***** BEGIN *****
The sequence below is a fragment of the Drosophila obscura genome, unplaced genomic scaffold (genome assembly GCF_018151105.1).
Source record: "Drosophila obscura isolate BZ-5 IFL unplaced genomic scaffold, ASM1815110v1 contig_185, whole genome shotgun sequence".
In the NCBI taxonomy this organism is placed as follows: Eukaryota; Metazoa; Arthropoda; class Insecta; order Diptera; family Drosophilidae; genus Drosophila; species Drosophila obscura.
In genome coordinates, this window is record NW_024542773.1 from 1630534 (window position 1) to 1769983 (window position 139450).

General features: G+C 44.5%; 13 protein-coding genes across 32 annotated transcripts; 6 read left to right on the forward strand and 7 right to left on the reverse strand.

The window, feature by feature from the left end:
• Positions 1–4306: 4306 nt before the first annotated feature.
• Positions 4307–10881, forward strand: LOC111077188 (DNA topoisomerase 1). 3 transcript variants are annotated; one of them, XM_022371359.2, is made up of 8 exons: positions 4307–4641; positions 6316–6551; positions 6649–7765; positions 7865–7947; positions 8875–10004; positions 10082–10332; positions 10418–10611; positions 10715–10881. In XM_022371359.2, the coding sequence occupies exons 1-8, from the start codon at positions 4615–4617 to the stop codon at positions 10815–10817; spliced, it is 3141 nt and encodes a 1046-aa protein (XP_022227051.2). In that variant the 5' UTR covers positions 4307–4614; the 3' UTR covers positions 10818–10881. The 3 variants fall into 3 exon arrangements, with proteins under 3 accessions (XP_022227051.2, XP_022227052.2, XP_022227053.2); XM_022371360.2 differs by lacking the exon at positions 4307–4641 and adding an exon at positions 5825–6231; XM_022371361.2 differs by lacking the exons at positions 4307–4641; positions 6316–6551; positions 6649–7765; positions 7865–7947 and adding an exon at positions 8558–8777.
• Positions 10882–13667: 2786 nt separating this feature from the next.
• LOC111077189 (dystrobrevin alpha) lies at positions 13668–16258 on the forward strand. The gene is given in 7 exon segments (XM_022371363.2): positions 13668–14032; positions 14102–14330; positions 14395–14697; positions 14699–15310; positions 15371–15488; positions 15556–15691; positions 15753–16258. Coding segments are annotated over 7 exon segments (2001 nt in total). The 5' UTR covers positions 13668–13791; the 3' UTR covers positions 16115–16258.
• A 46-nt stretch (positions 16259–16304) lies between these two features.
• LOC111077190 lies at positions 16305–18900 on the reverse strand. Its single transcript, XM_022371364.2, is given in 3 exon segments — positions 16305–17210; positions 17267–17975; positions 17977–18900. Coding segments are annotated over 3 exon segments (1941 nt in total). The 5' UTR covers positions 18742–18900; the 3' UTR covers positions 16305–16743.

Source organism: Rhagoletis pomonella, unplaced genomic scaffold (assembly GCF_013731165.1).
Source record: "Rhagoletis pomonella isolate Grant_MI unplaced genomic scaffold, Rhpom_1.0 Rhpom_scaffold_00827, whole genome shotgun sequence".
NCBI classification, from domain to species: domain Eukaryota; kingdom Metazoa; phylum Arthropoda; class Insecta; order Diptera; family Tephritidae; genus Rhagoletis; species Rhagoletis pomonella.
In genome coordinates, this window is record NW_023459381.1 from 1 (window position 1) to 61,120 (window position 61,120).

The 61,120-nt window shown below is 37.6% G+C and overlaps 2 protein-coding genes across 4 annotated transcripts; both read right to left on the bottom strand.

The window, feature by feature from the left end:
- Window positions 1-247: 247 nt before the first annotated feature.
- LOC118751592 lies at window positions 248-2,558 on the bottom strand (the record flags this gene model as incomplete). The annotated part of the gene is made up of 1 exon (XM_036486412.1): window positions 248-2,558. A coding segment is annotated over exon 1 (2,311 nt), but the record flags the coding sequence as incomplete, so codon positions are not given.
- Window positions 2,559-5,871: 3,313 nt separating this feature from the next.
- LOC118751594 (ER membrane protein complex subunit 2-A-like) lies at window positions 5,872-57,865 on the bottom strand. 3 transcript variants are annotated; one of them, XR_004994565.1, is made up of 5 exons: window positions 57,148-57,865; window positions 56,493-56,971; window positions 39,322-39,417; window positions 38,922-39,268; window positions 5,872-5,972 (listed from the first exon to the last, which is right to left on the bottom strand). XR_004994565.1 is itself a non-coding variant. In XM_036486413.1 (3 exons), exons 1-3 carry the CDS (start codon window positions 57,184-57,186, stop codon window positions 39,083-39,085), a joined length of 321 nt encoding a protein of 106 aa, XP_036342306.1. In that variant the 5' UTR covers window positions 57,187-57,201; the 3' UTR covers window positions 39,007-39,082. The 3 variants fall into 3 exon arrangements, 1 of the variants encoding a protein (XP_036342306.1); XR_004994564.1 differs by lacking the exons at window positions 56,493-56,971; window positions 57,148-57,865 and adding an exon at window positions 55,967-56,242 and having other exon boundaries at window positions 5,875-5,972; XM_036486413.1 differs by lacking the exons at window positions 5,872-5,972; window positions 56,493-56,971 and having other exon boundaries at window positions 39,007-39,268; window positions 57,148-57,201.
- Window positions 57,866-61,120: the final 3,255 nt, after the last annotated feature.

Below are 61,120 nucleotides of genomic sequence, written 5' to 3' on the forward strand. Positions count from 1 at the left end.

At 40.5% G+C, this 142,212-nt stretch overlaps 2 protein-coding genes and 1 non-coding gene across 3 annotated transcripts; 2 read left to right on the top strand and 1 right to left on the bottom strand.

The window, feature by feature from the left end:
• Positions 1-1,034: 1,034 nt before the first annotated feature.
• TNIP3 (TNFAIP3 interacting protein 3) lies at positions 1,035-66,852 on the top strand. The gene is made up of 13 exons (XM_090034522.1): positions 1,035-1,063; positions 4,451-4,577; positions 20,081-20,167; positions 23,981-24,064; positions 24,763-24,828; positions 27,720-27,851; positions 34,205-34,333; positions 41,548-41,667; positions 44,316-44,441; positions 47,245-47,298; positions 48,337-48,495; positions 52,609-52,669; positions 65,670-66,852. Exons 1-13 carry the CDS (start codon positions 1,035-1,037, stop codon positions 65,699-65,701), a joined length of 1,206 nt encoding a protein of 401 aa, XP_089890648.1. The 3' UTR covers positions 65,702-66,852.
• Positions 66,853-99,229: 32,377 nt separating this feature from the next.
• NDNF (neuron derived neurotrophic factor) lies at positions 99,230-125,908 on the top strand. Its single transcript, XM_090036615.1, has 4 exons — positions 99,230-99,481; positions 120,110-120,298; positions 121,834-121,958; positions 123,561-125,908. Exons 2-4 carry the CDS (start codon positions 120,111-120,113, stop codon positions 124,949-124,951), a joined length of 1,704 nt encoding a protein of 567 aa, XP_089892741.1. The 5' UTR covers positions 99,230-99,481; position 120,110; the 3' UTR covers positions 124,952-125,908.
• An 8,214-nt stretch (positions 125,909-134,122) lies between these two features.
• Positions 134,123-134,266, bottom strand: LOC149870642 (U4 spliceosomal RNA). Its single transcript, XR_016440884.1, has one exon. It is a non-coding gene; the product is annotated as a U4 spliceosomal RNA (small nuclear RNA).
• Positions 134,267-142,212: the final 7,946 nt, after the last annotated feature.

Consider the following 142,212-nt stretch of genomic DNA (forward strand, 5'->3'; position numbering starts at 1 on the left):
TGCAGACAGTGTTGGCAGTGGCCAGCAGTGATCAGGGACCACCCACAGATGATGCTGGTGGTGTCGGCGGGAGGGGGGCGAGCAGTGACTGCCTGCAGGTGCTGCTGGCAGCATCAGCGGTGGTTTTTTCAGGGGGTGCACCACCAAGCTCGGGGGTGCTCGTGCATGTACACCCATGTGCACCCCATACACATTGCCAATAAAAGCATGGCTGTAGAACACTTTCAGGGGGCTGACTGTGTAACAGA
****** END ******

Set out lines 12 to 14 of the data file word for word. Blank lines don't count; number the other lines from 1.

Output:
• LOC111077190 lies at positions 16305–18900 on the reverse strand. Its single transcript, XM_022371364.2, is given in 3 exon segments — positions 16305–17210; positions 17267–17975; positions 17977–18900. Coding segments are annotated over 3 exon segments (1941 nt in total). The 5' UTR covers positions 18742–18900; the 3' UTR covers positions 16305–16743.

Source organism: Rhagoletis pomonella, unplaced genomic scaffold (assembly GCF_013731165.1).
Source record: "Rhagoletis pomonella isolate Grant_MI unplaced genomic scaffold, Rhpom_1.0 Rhpom_scaffold_00827, whole genome shotgun sequence".